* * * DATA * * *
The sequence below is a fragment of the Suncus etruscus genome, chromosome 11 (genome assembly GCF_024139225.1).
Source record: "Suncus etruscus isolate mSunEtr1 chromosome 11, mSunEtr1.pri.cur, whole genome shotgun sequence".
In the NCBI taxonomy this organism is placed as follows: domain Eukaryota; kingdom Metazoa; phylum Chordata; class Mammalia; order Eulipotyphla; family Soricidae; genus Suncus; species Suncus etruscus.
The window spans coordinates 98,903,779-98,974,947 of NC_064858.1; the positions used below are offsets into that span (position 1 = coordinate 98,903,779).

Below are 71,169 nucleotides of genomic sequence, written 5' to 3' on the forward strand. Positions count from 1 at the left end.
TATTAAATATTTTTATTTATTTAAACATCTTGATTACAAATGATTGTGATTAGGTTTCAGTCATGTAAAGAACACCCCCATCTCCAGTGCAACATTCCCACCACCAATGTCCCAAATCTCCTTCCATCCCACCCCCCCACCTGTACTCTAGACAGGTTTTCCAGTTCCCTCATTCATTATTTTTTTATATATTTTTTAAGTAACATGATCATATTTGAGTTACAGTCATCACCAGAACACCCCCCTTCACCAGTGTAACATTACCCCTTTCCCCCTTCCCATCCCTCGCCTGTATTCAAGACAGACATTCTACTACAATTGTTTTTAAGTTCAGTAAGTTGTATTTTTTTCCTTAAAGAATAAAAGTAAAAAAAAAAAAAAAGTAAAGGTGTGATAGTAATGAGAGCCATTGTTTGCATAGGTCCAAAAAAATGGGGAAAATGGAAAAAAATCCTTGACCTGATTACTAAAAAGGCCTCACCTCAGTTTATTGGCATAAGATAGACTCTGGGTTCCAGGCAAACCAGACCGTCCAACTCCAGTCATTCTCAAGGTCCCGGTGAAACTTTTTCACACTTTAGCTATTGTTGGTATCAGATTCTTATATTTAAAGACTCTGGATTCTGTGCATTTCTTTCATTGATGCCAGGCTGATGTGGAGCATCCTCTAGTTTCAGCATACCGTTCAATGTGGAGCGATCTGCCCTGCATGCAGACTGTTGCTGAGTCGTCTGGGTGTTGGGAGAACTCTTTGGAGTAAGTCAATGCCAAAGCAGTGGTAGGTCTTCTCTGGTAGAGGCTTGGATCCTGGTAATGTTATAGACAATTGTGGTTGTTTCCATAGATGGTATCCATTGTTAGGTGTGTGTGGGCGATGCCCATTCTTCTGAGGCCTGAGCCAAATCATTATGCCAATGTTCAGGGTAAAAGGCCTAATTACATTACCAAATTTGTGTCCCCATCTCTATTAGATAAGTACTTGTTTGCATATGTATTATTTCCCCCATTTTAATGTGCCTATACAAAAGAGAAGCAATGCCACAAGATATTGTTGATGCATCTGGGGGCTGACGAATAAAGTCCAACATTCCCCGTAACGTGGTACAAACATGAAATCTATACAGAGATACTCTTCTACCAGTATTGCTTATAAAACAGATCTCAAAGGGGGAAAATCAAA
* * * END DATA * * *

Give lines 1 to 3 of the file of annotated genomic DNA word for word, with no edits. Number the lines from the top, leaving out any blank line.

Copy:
The sequence below is a fragment of the Suncus etruscus genome, chromosome 11 (genome assembly GCF_024139225.1).
Source record: "Suncus etruscus isolate mSunEtr1 chromosome 11, mSunEtr1.pri.cur, whole genome shotgun sequence".
In the NCBI taxonomy this organism is placed as follows: domain Eukaryota; kingdom Metazoa; phylum Chordata; class Mammalia; order Eulipotyphla; family Soricidae; genus Suncus; species Suncus etruscus.